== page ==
Will I be able to cash my fund in when I retire?Posted on: 02 March 2015 by 50connect editorial
New rules give you a lot more flexibility in how you access your pension, especially as you will be able to take more than one tax free lump sum.
The rule changes come as pensions go through a major overhaul. Changes in the law with the introduction of what’s known as “Automatic Enrolment” also mean that you could be getting extra money from your employer paid into your Workplace Pension each month.
Drawing a lump sum
Currently, you can draw up to a quarter of your pension pot as a single lump sum payment, tax free.
Many people have viewed this as an attractive option when weighed against using the entire pension pot to purchase an annuity – an investment vehicle designed to provide guaranteed income during retirement. As with income in general, the monthly payments you receive from an annuity are subject to income tax.
From April 2015, however, sweeping changes under pension reform designed to give people more flexibility and control over their pensions means that the over 55s will be able to take a number of lump sums from their pension pot, with 25% of each sum being free of tax.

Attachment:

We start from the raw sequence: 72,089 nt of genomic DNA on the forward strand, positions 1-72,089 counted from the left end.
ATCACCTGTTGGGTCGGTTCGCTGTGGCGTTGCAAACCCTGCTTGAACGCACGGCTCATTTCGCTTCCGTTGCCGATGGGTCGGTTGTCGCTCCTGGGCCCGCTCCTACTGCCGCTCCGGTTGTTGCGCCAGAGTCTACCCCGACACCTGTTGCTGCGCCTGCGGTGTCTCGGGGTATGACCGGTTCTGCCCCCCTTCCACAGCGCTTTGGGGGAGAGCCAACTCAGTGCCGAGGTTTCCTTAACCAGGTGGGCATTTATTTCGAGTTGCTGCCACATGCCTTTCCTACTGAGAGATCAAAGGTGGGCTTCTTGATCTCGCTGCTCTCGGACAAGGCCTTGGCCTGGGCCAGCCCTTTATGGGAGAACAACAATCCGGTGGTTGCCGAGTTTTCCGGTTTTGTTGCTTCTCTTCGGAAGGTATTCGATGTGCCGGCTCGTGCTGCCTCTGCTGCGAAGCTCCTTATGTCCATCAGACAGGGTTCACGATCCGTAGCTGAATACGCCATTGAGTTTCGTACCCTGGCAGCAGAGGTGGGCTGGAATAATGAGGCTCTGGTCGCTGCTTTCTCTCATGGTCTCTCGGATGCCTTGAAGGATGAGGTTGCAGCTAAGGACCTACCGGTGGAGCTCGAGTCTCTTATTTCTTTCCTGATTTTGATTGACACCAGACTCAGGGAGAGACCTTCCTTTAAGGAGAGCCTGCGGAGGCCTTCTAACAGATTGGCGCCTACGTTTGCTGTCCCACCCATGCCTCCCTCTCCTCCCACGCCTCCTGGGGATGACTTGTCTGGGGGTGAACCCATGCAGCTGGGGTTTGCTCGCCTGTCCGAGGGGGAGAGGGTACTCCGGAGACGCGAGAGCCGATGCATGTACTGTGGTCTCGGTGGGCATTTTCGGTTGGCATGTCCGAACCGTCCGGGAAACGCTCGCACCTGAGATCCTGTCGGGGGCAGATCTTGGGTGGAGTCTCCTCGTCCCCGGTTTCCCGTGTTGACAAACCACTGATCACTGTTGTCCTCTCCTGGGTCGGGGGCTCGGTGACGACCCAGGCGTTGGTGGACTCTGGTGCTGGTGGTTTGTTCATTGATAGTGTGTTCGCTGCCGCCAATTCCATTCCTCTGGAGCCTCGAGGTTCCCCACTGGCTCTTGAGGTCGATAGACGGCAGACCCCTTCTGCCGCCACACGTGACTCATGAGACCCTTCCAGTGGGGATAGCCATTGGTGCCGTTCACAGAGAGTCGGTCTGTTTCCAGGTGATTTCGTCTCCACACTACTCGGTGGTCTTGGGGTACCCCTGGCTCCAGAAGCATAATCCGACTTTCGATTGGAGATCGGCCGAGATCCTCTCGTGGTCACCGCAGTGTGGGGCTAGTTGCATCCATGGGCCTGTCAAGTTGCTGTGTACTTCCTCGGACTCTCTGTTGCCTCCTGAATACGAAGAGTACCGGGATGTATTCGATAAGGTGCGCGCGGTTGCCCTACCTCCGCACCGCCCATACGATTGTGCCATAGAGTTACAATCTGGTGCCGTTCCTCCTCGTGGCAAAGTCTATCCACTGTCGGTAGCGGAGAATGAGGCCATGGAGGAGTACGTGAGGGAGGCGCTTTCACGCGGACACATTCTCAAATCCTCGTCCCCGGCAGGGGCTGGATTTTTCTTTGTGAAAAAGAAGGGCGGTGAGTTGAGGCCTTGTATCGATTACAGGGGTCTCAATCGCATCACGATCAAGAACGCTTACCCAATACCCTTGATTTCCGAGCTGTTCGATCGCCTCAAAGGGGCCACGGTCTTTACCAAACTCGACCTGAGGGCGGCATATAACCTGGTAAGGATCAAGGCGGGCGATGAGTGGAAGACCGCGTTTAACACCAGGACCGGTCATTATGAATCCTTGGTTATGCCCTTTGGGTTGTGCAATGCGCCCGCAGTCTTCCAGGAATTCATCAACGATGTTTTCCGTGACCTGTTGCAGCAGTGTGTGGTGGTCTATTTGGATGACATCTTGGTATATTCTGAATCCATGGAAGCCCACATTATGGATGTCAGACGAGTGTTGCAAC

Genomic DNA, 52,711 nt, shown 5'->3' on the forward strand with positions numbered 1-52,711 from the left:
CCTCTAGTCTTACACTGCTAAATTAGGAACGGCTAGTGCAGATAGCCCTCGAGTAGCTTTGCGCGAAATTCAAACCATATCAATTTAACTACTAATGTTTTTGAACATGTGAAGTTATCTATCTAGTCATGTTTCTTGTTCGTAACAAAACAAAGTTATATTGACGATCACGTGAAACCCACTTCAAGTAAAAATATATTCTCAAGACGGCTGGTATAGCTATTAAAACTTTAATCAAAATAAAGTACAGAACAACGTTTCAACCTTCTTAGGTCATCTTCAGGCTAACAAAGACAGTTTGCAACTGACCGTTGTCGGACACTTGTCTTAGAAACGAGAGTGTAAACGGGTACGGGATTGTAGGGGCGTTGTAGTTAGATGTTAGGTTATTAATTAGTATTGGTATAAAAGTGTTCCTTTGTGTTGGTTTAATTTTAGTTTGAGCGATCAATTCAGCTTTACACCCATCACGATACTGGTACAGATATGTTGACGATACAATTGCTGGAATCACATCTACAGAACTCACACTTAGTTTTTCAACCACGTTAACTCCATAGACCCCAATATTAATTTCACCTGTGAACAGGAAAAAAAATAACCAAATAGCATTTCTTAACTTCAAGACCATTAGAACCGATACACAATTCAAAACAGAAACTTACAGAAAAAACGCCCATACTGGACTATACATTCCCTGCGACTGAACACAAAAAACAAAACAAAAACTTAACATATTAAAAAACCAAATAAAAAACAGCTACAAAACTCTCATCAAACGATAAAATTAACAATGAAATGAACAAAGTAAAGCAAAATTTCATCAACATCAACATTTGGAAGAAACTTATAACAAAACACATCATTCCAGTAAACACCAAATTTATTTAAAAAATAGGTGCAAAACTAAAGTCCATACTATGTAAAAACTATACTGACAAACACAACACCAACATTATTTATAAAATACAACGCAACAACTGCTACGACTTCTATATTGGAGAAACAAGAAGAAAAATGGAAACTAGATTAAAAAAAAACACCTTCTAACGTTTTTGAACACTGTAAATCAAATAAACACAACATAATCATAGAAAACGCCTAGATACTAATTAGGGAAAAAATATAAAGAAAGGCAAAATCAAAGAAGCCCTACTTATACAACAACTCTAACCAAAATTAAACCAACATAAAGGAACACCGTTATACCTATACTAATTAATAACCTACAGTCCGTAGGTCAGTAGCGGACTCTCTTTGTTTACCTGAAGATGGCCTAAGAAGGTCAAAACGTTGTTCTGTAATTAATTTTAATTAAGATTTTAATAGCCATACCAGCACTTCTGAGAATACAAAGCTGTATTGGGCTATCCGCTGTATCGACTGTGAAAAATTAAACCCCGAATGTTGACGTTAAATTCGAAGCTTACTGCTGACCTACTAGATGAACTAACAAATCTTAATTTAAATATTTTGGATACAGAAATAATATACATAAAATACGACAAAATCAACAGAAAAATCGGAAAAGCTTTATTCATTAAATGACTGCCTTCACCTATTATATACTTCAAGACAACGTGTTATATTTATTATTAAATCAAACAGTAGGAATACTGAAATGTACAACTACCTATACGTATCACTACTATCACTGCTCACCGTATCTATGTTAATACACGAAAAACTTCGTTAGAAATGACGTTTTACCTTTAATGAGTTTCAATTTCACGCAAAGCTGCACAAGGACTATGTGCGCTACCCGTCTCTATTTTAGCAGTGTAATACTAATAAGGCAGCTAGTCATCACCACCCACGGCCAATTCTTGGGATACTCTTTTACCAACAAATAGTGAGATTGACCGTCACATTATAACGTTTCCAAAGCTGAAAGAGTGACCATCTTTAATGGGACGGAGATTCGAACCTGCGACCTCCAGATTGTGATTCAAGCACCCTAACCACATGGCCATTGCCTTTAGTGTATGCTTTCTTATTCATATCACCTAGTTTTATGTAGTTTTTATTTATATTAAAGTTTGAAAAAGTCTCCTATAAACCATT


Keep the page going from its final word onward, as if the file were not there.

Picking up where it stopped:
So instead of just being able to take one lump sum at retirement you will be able to take various lump sums on different dates. And what makes the changes particularly revolutionary is that you will be able to gain access to your pension in this way without having even retired.
Provided you are aged 55 the options will be:
- Take your whole pension fund as one cash lump sum with 25% tax free and the rest taxed as income
- Take smaller lump sums, as and when you like with 25% of each withdrawal tax free and the rest taxed as income
- Take up to 25% tax free and a regular taxable income from the rest
So what should you do? The best option for you is going to depend on your personal circumstances. For many people, taking one lump sum tax free payment may not be the most optimal choice that it was once. Having the freedom to do this on different occasions gives you a lot more flexibility.
You also need to remember that the money you have saved in your pension is intended to finance your retirement for the rest of your life. Spending more in the early days of your retirement could mean having a lot less to live on in later years’.
At the same time, using a tax free lump sum withdrawal from your pension fund to pay down debt or reinvest in a tax efficient savings vehicle such as an ISA could be a good choice for some.
With so many more choices than before on how you manage your pension pot, it makes sense to seek independent financial advice. As you could easily spend 20 or more years in retirement, it’s important to ensure you secure enough income from your pension pot to last out your entire retirement.
For more information about the positive impact of pension reform visit our Workplace Pensions hub We're All In.
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